Anatol Lieven: No! Absolutely not, for two reasons. One, Putin is definitely going to win, no matter what happens. That is obvious. At least since Yeltsin resigned in his favor at the New Year. So there isn't much that the U.S. could do either way.

If the U.S. were to try to curry favor with Putin by strong expressions of support as they did with Boris Yeltsin, this would also indicate support for the campaign in Chechnya, which obviously a U.S. administration cannot do. If, however, the U.S. were to oppose Putin, this would only infuriate the Russian government while having no practical effect whatsoever.

Secondly, I really don't think that the U.S. has any right to play a role in Russia's elections. The choice of the Russian president is up to the Russian people.

Chat Moderator: Putin remains optimistic, publicly, about the suppression of the Chechen rebels. But many Russian military personnel have died there. What do you think the average Russian thinks is going on in Chechnya?

Anatol Lieven: The opinion polls suggest that Russian public opinion remains pretty solidly behind the campaign. Of course, although the Russians have suffered heavy losses, they have also scored very substantial victories. Due to a mixture of censorship and self-censorship, the full extent of Russian losses has not been made clear to the Russian public. The question is how Russian feeling may change if a guerrilla campaign drags on indefinitely and terrorist attacks begin in Russia itself.

Chat Moderator: Do you have any estimate as to Russian casualties in Chechnya since the start of the latest offensive last September?

Anatol Lieven: Official figures say that the number of dead is now around 2000. However, a great many people believe that the actual figures are a good deal higher. I would have thought that the number of dead is unlikely at the most to be above 4000. After all, we know from Vietnam how even very large scale operations over a number of years can result in relatively low casualties when one side relies above all on long-range firepower.

The number of Chechen casualties is difficult to access. Certainly thousands of people must have died, mostly civilians. But the figures may not be quite as great as some analysts have suggested because the number of wounded who have passed through hospitals in neighboring Ingushetia is still in the thousands rather than the tens of thousands. The greatest destruction has been in Grozny. But, fortunately, most of the population was able to flee from there before the full scale Russian assault began.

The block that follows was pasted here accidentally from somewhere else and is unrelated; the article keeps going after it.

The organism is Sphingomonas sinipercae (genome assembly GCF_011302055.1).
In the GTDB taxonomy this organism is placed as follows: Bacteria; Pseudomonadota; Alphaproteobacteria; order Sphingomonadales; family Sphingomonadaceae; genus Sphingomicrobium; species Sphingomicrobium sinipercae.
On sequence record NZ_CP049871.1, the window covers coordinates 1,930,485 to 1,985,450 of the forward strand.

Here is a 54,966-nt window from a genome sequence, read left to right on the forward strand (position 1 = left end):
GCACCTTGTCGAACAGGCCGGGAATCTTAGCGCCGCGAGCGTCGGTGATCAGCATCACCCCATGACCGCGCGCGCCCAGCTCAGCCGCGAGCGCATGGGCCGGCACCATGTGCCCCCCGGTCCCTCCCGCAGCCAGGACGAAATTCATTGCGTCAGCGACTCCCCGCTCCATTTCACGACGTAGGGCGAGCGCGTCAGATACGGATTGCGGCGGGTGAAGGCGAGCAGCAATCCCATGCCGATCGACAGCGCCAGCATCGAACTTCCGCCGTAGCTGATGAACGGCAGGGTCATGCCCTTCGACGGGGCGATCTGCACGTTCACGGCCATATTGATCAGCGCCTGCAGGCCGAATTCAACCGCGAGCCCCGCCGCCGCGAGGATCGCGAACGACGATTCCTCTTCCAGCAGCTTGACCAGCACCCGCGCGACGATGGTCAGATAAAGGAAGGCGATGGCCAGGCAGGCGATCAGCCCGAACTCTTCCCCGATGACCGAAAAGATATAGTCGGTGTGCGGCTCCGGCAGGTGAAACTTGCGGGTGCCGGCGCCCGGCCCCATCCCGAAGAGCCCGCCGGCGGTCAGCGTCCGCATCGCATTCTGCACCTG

Question from FLYER: Do you think that Chechens will start their terrorist activities inside Russia, should the war drag on?

Anatol Lieven: I fear that they are bound to do so. That has been the example in every other case of this kind, whether in Ireland or the Basque country or in Palestine. Whenever people can no longer fight their oppressors face to face, they will inevitably turn to terrorism as a weapon.

The links of Chechen commanders to international Muslim extremists will also probably provide them with the necessary expertise.

Question from Candyce: Mr. Lieven, what will be the biggest challenge for Putin, Chechnya or the economy?

Anatol Lieven: In the long term, the biggest challenge is undoubtedly the economy. Because without major and stable economic growth, it will be impossible to stabilize the Russian state, let alone play an important part on the world stage. Indeed, if the economy once again began to decline as it did under Yeltsin, then the very survival of the Russian state might be in danger. But in the shorter term, the Putin prestige and the stability of his government will indeed depend very heavily on success in Chechnya.

Chat Moderator: Do you think Vladimir Putin's popularity would survive another major setback for Russian forces in Chechnya?

Anatol Lieven: It will survive setbacks. They have had several quite severe local setbacks already. Most recently, the destruction of an entire Russian paratroop company. But I don't think it could survive full scale defeat of the kind the Russians suffered in 1996. This is very much Putin's war. It will be impossible for him to avoid responsibility if it goes badly wrong.

Chat Moderator: Do you have any final thoughts you would like to share with us?

Anatol Lieven: I'd say that the hopes of the early 1990's that Russia could become a really successful Western-style, free market democracy have to be abandoned. But, after all, that is true not just of Russia but also of Ukraine and of a great many other countries around the world including even Mexico, for example, which is a neighbor of the United States.

But the failure to achieve this doesn't mean that Russia has to be seen once again as a full-scale enemy. Fortunately or unfortunately, we will have to go on working with Russia whatever the state of its economy and government.

Chat Moderator: Thank you for joining us today!